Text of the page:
The Consul was having a lunch party to honor a visiting Colonel of the Armée Nationale Congolaise. We gathered at his home overlooking a grassy sward and Lake Kivu beyond. The Vice-Consul and I were in attendance as members of the Consulate family. The guests were Kivu government officials.
I have only a hazy memory of this event – except for something that was said that stuck in my mind. These posts have been crafted from letters I wrote at the time of the happenings, but there seems to have been no letter about this luncheon.
Before parting, the Consul asked the Colonel to say a few words. He was a man in his early thirties, intelligent, but slight, his tunic belted in a way that made him seem almost fragile. He commented briefly about the challenges facing the Congo as it struggled to stabilize itself as an independent country. What stuck in my mind was this comment about himself and our Congolese guests, “Nous sommes une génération sacrificiée.”
“We are a sacrificed generation.” I thought: How fantastic! Here’s a Congolese who understands his role in building the Congolese nation. Other Congolese officials I had observed at this sort of lunch – the Consul held them regularly – regarded the United States understandably as a treasure chest from which they tried to extract bounty. After all, why were we there if not to help them with things, particularly vehicles?
But here was a Congolese Colonel who recognized that his generation was called upon to give more than they got – although receiving nationhood after the experience of Belgian colonialism, which did little to improve the lot of the Congolese, was quite an impressive gift. I wondered if this was a message he felt obligated to repeat over and over to fellow Congolese.
We broke up. We returned to our everyday lives, me to Bukavu’s American Cultural Center, and, although I did not forget his phrase, the moment’s magic dissipated.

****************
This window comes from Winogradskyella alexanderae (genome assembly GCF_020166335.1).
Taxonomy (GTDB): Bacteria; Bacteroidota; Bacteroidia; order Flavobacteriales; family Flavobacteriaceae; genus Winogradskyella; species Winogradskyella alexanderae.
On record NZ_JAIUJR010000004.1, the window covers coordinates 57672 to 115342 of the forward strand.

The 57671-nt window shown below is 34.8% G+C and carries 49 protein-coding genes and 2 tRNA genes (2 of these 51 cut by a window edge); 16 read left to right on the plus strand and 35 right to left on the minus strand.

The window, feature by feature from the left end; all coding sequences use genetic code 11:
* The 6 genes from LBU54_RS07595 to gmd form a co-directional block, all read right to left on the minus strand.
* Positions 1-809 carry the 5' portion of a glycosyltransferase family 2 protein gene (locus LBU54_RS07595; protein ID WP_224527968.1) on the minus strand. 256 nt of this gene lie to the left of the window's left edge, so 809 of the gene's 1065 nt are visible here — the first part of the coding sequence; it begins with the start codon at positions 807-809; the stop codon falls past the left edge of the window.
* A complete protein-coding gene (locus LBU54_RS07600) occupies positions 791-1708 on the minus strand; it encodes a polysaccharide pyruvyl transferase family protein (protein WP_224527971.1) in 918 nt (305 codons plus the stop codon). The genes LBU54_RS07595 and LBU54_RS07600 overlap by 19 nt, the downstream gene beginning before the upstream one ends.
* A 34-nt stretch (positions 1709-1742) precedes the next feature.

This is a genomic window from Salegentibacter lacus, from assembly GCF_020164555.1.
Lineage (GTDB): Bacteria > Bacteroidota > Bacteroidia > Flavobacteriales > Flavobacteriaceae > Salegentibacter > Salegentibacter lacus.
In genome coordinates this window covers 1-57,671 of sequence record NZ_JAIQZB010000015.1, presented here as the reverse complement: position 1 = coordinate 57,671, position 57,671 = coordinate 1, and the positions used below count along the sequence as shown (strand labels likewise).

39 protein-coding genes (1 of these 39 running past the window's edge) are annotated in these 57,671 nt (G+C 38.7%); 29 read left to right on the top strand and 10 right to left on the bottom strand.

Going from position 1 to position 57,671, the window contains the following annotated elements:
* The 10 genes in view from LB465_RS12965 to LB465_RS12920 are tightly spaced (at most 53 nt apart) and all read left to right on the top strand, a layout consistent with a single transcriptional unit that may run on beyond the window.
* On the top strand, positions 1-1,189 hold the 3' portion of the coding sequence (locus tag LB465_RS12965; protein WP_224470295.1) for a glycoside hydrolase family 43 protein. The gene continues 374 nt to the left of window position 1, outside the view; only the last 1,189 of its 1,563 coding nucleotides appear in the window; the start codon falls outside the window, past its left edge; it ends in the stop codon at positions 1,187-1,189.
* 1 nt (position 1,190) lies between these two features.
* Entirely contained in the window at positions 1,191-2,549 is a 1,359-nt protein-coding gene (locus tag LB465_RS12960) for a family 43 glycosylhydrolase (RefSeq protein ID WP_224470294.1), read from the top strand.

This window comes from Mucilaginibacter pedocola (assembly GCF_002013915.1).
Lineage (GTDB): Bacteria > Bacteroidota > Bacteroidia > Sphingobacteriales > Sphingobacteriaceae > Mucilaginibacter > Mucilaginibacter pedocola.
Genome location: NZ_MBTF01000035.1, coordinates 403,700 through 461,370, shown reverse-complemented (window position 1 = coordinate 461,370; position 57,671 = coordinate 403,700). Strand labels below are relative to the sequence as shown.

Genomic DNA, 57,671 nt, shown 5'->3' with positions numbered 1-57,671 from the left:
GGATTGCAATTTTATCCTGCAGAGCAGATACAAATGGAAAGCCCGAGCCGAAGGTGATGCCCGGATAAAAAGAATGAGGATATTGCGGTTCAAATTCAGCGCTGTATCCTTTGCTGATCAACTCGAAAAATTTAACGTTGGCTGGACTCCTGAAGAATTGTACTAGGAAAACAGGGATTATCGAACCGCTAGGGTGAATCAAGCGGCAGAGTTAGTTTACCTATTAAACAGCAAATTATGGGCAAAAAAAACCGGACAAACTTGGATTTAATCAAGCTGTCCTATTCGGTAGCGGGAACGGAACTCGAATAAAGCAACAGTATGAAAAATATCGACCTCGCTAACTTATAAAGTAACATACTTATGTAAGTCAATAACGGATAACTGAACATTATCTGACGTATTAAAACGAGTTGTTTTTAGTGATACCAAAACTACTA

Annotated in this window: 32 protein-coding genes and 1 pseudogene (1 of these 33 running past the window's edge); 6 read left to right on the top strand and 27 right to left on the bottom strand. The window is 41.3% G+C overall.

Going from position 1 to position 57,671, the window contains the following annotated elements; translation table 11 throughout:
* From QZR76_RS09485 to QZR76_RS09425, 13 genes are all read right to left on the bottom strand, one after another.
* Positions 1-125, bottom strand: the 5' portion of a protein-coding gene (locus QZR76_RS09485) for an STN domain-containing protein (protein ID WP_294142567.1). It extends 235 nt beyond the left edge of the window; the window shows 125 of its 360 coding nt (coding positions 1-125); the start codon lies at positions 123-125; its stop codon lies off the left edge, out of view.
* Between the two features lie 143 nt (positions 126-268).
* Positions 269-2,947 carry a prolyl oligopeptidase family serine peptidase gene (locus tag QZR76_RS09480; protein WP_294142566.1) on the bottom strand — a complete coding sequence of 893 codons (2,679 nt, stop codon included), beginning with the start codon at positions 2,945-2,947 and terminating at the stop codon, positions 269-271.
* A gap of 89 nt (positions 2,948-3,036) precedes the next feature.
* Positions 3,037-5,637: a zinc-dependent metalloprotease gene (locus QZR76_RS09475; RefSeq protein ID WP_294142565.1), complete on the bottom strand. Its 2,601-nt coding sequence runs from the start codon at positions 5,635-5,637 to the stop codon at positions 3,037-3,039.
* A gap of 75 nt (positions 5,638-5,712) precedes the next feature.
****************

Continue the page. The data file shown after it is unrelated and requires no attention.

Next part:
The Congolese Colonel was Joseph Mobutu, chief of staff of the Congolese army, but still several years away from taking control of the country.
Did he mean what he said that day? I think he did.
One who had already been sacrificed was Patrice Lumumba, the independent Congo’s first prime minister. However, I’m confident that he was not who Mobutu had in mind that day. Lumumba’s assassination, in which American and Belgian policymakers were complicit, sacrificed hopes of a workable, if turbulent, Congolese democracy. The West was not ready to have an upstart Congolese politician calling the shots in the Congo. American policy was obsessed with preventing Communism‘s acquiring a foothold in Central Africa. Since this was not Lumumba’s goal, he was inconvenient. Lumumba taught Mobutu that he had to play ball with the West, especially with the Americans who basically ran the Congo for several years.
Some of us kept hoping that a George Washington figure would emerge for the Congo. But that was never going to happen. Americans virtually universally revered Washington; he possessed a kind of star-power presence and enjoyed unquestioned primacy throughout the country. He had a somewhat educated citizenry and a model of how to rule. Mobutu had not proven himself to his people. Circumstances forced him to be the Americans’ guy. His people were neither united nor educated, his country was much vaster than the thirteen colonies, and the only model he had was African chieftaincy.
Mobutu and Lumumba were both tragic figures, though of very different kinds. [Some may feel this a too generous assessment of Mobutu.] His greater tragedy was that he impoverished his country. He simply did not know what the sacrifices were going to be that afternoon when he told us, ”Nous sommes une génération sacrificiée.”
Next post: Fred gets a taste of the Equateur, the region of which Coquilhatville is the hub.